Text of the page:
By Congressman Matt Cartwright, Pennsylvania’s 17th Congressional District.
This month we celebrate Financial Literacy Month in an effort to bring attention to this important life skill and encourage all Americans to take charge of their financial health. We’re confronted with a variety of financial decisions throughout our lives. Whether saving for retirement, buying a home, financing an education or simply putting away money in an emergency fund, a solid financial education is vital to making smart and responsible decisions.
The importance of consumer sophistication on financial matters has never been more important than it is in today’s economy. Unfortunately, Americans receive a failing grade when it comes to the subject.
According to Harris Interactive’s 2013 Consumer Financial Literacy Survey only 40 percent of adults say they have a budget and keep close track of their spending. Approximately 60 percent of adults reported that they have not reviewed their credit score within the past year.
analyzed by economists Annamaria Lusardi of George Washington University and Olivia S. Mitchell of the Wharton School of the University of Pennsylvania found financial illiteracy most pronounced among the young, women, and the less-educated. Moreover, the 2013 Junior Achievement/Allstate Foundation “Teens and Personal Finance” Survey found that of the 33% of teens who say they do not use a budget, 42% are “not interested” and 26% think “budgets are for adults.”
Financial illiteracy comes with a price.
The inability to understand compounding interest rates, the importance of saving for retirement, or the cost of carrying credit card debt hampers all aspects of an individual’s life. Poor financial decisions may bar someone from one day owning a home or weathering a spate of unemployment. And we certainly can’t discount the external costs to society as a whole.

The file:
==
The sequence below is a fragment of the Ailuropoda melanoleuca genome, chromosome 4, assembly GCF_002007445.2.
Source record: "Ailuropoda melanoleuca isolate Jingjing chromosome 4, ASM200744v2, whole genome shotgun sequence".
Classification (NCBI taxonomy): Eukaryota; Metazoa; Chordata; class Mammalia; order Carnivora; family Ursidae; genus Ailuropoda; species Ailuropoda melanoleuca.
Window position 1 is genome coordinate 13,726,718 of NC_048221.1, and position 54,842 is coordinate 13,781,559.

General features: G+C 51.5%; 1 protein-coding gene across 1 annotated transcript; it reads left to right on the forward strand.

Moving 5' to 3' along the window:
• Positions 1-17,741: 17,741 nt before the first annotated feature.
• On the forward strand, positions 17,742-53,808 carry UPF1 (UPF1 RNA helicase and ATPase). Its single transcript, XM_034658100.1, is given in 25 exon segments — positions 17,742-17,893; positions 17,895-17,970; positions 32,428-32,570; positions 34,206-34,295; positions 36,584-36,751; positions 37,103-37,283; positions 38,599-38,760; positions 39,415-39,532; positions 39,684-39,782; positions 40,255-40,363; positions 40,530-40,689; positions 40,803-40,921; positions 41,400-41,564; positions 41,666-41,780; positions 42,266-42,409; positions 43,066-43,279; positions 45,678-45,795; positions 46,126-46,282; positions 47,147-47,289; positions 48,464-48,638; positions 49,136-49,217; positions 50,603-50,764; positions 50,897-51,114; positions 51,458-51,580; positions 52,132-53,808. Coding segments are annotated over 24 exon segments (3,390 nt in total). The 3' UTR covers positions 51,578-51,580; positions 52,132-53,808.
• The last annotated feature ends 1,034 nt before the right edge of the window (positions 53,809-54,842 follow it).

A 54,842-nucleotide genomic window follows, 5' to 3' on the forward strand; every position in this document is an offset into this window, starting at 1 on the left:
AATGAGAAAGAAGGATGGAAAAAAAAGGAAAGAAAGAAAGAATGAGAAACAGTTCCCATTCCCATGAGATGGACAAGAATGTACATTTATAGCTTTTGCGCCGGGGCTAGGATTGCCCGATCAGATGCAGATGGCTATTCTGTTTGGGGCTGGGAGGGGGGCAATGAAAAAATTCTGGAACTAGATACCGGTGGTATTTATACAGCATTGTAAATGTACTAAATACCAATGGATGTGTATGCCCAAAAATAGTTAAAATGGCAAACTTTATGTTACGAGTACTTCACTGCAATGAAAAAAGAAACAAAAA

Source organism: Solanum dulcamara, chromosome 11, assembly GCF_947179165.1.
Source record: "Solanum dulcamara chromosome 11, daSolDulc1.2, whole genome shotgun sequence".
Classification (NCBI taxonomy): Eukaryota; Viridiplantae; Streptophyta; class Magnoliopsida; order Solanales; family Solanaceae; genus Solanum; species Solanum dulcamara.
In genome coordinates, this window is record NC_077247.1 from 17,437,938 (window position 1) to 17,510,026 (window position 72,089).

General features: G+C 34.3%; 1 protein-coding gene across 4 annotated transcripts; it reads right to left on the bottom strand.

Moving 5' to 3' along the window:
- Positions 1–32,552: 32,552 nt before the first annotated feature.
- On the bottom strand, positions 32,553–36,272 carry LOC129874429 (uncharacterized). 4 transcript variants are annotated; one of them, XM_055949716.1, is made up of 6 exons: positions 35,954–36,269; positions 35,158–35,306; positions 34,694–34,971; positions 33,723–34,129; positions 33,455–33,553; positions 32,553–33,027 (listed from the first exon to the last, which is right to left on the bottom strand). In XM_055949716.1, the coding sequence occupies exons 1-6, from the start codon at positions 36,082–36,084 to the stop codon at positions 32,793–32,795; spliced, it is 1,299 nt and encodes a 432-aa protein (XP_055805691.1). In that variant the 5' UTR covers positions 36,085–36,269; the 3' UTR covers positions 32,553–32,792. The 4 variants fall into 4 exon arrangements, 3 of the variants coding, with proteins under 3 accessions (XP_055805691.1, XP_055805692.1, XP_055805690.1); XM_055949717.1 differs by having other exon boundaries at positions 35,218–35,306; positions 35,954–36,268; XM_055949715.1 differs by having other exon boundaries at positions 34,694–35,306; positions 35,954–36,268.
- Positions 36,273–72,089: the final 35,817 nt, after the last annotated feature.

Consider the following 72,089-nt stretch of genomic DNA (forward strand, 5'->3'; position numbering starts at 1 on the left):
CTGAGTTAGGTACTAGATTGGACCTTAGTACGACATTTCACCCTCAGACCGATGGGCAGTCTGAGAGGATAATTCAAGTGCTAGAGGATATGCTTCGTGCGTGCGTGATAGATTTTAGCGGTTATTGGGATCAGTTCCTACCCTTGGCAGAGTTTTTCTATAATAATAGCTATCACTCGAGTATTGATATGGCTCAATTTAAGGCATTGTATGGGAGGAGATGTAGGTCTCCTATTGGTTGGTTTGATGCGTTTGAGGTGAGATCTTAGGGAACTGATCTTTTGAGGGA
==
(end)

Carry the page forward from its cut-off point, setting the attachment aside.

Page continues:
As we work to prepare our students for the 21st century workplace, a consistent approach to financial education in our schools will help our students entering not only college, but also the workforce, be well-prepared and ready to make sound financial decisions.
The key to improving the financial literacy of all Americans is ensuring that our students have access, at all appropriate stages of their education, to formal financial literacy education.
Under current law, individual states are left to create and implement financial literacy education curriculum and courses in their districts and schools.
As a result, only four states require a minimum of one semester of financial literacy education in primary and secondary school, and only 20 states require that the topic be taught within another subject area. This is why I introduced H.R. 2920 – the Financial Literacy for Students Act.
The Financial Literacy for Students Act will:
- Create incentive grants to states who agree to provide financial literacy education in Title I public elementary and secondary schools.
- Allow for significant flexibility, creativity and innovation in the integration of financial literacy and entrepreneurship education into existing curriculum.
- Encourage appropriate professional development for teachers for the teaching of financial literacy education.
- Encourage states to foster partnerships with community-based organizations, financial institutions and local businesses by securing a match to carry out the required activities.
Promoting a financial literacy curriculum in schools is an important piece of a larger strategy to ensure that all Americans are equipped with the tools to make sound financial decisions for themselves and their families.
A financially literate America is a strong and secure America, and to ignore the problem of financial illiteracy is to shortchange our children and ourselves. I urge everyone, of all ages, to take some time not just this month, but every month, to seek out financial education opportunities in their area and take control of their financial health.